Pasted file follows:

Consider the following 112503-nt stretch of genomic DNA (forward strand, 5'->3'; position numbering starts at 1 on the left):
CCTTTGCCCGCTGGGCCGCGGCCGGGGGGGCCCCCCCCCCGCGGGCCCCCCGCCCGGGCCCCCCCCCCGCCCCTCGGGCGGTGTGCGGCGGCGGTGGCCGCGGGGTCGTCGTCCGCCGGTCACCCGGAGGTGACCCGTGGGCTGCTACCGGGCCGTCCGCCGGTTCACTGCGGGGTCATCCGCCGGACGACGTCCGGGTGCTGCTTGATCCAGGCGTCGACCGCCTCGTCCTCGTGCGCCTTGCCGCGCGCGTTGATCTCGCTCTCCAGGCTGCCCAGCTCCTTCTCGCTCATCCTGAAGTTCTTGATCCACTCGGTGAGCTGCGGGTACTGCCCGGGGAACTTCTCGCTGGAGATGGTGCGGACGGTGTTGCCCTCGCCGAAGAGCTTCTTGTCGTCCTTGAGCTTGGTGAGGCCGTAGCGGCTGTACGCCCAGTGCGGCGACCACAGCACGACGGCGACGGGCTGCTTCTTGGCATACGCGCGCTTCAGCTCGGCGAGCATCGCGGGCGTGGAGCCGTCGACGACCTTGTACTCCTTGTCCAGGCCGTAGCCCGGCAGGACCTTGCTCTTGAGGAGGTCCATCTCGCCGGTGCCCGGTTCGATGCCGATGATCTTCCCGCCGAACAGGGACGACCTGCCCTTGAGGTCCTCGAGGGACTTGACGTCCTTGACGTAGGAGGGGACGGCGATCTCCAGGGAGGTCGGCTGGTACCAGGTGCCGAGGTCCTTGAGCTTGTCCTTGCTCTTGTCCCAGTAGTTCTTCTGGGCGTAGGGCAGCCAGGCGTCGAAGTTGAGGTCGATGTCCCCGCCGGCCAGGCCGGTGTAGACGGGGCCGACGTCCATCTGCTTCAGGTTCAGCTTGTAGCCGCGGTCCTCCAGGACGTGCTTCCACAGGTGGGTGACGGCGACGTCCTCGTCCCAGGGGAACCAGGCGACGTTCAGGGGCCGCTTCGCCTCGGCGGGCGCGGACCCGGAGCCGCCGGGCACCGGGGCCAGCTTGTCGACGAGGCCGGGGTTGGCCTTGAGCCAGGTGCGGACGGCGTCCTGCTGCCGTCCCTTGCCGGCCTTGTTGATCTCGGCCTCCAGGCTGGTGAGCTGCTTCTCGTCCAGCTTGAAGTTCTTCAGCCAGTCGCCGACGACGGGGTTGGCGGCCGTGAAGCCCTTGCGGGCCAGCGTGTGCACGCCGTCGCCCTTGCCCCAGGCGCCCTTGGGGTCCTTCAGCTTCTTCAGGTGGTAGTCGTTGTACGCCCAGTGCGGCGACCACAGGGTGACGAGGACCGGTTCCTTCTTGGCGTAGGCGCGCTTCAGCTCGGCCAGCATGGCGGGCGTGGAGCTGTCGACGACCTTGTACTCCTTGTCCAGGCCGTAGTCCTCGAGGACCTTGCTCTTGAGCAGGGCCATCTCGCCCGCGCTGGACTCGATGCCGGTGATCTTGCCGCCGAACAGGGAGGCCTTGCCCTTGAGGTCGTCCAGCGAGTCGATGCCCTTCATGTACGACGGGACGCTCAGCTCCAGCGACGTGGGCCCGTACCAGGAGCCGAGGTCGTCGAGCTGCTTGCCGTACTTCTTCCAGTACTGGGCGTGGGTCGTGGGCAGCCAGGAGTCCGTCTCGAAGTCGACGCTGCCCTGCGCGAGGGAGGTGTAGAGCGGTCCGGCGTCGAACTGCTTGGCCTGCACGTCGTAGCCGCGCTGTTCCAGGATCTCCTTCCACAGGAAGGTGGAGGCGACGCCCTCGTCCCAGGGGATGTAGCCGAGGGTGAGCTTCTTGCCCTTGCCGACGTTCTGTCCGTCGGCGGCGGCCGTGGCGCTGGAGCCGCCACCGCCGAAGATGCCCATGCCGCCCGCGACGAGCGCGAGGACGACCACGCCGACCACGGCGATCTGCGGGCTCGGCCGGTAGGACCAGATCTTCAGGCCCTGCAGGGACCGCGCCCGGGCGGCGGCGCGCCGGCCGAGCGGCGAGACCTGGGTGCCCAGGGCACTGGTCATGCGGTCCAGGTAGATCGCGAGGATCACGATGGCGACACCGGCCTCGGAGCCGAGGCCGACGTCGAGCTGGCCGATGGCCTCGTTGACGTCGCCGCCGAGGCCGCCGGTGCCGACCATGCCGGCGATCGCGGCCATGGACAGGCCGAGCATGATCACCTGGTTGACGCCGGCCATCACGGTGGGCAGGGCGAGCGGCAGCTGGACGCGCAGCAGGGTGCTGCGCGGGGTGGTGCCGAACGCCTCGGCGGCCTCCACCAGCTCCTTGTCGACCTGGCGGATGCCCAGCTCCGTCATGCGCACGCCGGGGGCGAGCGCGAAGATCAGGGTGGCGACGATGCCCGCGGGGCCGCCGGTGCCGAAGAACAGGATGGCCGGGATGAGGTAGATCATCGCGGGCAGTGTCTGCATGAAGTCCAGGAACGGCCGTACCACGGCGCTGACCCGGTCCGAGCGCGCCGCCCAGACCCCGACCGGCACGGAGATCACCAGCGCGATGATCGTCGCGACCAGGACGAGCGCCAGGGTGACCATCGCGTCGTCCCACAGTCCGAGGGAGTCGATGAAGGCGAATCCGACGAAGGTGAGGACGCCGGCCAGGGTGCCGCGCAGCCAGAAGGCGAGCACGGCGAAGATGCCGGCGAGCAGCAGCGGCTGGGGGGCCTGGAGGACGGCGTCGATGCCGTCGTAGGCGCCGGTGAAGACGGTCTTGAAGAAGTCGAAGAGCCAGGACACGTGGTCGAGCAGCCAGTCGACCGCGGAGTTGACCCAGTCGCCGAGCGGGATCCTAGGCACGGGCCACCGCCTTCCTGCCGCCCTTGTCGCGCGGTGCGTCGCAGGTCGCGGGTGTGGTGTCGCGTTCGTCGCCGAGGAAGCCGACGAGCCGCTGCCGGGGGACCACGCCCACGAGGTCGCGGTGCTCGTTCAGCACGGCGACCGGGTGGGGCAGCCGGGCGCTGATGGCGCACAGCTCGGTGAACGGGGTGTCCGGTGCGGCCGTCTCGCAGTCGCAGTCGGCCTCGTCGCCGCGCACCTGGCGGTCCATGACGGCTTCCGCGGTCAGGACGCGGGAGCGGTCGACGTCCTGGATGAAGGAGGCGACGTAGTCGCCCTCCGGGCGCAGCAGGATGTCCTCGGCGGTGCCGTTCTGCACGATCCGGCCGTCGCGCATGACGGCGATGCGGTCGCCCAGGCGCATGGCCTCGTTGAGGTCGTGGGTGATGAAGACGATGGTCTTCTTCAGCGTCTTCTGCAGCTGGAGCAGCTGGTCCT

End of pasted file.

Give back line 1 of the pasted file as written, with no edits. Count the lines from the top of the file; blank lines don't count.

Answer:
Consider the following 112503-nt stretch of genomic DNA (forward strand, 5'->3'; position numbering starts at 1 on the left):